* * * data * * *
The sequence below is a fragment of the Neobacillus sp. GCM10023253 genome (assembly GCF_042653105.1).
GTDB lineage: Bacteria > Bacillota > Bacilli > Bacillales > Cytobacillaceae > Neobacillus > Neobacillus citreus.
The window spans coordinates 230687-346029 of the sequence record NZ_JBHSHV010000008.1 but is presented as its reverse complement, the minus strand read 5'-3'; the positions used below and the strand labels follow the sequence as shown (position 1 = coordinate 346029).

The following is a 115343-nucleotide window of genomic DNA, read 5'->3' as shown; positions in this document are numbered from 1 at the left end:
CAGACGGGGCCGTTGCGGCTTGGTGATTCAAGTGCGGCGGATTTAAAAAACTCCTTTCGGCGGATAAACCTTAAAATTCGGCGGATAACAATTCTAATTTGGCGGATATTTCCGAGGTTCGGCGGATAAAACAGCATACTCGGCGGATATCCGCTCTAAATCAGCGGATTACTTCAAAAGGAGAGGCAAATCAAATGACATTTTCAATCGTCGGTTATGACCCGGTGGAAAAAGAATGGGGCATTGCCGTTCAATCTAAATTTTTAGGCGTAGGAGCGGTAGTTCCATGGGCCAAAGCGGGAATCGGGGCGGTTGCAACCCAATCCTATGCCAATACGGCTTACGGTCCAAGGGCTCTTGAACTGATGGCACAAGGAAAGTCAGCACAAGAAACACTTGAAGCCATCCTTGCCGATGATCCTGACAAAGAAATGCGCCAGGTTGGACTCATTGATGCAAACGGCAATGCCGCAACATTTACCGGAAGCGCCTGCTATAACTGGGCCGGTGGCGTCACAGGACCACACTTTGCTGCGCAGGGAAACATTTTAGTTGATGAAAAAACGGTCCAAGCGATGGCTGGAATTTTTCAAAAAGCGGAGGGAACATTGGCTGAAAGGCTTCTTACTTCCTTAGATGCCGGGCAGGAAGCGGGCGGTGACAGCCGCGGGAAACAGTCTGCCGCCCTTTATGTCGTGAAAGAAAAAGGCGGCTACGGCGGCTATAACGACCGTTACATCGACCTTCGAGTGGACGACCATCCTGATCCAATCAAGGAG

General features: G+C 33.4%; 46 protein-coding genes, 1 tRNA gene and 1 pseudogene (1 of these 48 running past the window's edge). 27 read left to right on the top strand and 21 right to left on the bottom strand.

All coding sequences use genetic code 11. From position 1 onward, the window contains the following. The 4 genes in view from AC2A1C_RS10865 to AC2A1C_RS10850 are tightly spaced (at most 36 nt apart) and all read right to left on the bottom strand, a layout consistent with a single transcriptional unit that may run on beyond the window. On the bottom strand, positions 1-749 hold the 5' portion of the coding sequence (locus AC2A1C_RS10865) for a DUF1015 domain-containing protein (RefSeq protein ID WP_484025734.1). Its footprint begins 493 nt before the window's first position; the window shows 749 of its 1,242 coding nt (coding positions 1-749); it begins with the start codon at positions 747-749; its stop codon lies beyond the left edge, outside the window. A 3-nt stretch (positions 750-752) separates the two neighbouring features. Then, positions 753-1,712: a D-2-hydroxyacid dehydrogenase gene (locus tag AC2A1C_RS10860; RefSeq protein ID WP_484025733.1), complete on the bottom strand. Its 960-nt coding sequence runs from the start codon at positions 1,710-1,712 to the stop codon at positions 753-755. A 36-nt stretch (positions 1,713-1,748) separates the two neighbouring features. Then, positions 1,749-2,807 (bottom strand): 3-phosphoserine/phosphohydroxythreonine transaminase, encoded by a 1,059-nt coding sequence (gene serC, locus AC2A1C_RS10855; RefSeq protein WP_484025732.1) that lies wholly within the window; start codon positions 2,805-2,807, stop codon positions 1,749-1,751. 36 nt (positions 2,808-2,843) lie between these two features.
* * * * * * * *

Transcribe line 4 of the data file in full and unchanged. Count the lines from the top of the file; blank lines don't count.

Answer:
The following is a 115343-nucleotide window of genomic DNA, read 5'->3' as shown; positions in this document are numbered from 1 at the left end: